Posts Tagged ‘work injuries’
Wednesday, October 3rd, 2012
By Benjamin T. King
– New Hampshire Workers’ Compensation Lawyer
An employee’s ability to obtain workers’ compensation benefits for a disabling work injury often depends on the content of the employee’s medical records. If you neglect to tell your doctor that you were hurt at work, this innocent oversight could prove fatal to your workers’ compensation claim.
Doctors generally prepare detailed records of their visits with their patients. These records describe, among other things, the patient’s symptoms and the circumstances under which the patient states the injury occurred. If the employee states that the injury occurred at work, the doctor should note this in the patient’s records and should complete a New Hampshire Workers’ Compensation Medical Form. If the patient neglects to tell the doctor that the injury occurred at work, the medical record will contain no evidence of the work-related nature of the injury, and no New Hampshire Workers’ Compensation Medical Form will get completed.
The lack of any reference in the medical records to an employee’s injury having occurred at work can result in the employee being denied workers’ compensation benefits. In a recent New Hampshire Department of Labor decision, a hearing officer determined that an employee had failed to meet his burden to prove by competent medical evidence that his injury was work-related. The hearing officer therefore denied the employee workers’ compensation benefits. In that case, the medical records described the injury, but the records failed to note that the injury occurred at work.
Do not fall into this trap. Just be sure to tell your doctor that your injury happened at work. Ask your doctor to make sure to state that the injury occurred at work in the medical records. If your doctor does not complete a New Hampshire Workers’ Compensation Medical Form, remind him or her to do so.
If you need assistance with your New Hampshire workers’ compensation claim, contact an experienced New Hampshire workers’ compensation attorney at Douglas, Leonard & Garvey, P.C. or fill out our online contact form.
Monday, October 18th, 2010
The goal of personal injury law is to have the person responsible for the accident fully compensate the accident victim for the injuries. Although insurance companies are experienced in valuing personal injury claims, they know that you are unfamiliar with what your claim is really worth. Under New Hampshire law, injured people are entitled to recover full, fair and reasonable compensation for their injuries.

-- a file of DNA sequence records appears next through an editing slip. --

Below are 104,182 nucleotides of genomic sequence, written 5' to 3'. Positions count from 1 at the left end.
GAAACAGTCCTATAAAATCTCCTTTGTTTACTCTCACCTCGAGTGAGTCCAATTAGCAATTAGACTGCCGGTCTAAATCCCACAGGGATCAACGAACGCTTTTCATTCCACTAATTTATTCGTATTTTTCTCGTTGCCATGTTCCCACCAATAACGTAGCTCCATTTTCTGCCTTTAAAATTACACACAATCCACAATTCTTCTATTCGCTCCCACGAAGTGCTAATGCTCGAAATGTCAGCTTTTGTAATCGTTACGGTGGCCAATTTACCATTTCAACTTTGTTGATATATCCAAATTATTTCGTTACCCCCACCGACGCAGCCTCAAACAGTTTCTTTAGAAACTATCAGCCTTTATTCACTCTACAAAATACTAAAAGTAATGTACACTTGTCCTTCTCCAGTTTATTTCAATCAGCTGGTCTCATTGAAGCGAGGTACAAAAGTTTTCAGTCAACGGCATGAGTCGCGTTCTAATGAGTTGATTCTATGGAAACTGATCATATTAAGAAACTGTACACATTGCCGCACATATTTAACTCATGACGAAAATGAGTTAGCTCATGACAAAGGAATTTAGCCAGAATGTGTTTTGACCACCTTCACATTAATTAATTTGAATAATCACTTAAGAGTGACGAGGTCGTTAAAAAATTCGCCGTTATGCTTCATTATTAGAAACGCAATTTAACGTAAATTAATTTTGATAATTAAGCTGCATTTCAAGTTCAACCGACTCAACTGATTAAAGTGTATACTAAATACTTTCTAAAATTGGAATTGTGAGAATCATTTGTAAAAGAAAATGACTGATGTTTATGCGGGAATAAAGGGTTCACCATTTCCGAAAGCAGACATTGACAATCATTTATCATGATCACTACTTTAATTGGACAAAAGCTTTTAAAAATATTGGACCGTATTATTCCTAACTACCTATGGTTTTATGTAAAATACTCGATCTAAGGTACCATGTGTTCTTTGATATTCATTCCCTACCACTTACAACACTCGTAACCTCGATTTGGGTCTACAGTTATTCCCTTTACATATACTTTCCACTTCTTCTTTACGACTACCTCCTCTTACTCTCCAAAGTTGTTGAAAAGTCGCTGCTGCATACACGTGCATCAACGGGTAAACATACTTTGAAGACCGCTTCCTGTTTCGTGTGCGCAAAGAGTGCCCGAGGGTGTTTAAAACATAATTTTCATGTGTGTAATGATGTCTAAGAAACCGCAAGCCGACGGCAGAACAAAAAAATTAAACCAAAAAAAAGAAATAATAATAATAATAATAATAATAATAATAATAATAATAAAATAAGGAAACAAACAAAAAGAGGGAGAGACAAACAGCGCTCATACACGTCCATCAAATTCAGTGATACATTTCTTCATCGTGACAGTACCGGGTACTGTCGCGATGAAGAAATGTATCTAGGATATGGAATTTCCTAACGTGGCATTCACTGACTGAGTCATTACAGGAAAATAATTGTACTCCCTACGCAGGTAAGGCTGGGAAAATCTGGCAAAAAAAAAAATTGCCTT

There is no simplistic formula or mathematical calculation to determine the value of a personal injury claim. Instead, the lawyer must make this determination based on years of experience in handling personal injury cases. Generally, the value of your claim is based on two factors: fault of the parties and the type of damages suffered.
Who’s At Fault?
The degree or amount of fault of each person involved in the accident factors into the value of your case. Depending on the circumstances of the accident, we can assess whether the other person was completely at fault, mostly at fault or just a little at fault. Insurance companies will try to reduce your recovery if you were partly at fault for the accident. If fault is clear on the other person, that will prevent the insurance company from using that tactic to lower your recovery.
Types of Recoverable Damages
Looking at the types of damages suffered in an accident can help to understand the value of your claim. Damage awards can include the following:
- Medical Expenses
- Future Medical Expenses (if any)
- Pain and Suffering
- Lost Wages
- Impairment of Earning Capacity
- Emotional Distress
- Loss of Future Enjoyment of Life
Above all, determining what a personal injury claim is worth only comes from years of experience. This is an important reason to hire an experienced personal injury lawyer.
Friday, July 23rd, 2010
Employees who suffer a permanent loss of use of a body part as a result of a work-related injury are also entitled to receive a permanent impairment award. The amount of the permanent impairment award is determined by the following calculation: (the percentage impairment as determined by a doctor) X (the employee’s compensation rate) X (a statutorily determined number of weeks depending on the body part). An employee who lump sum settles his case is not entitled to any further permanent impairment compensation associated with the claim being settled.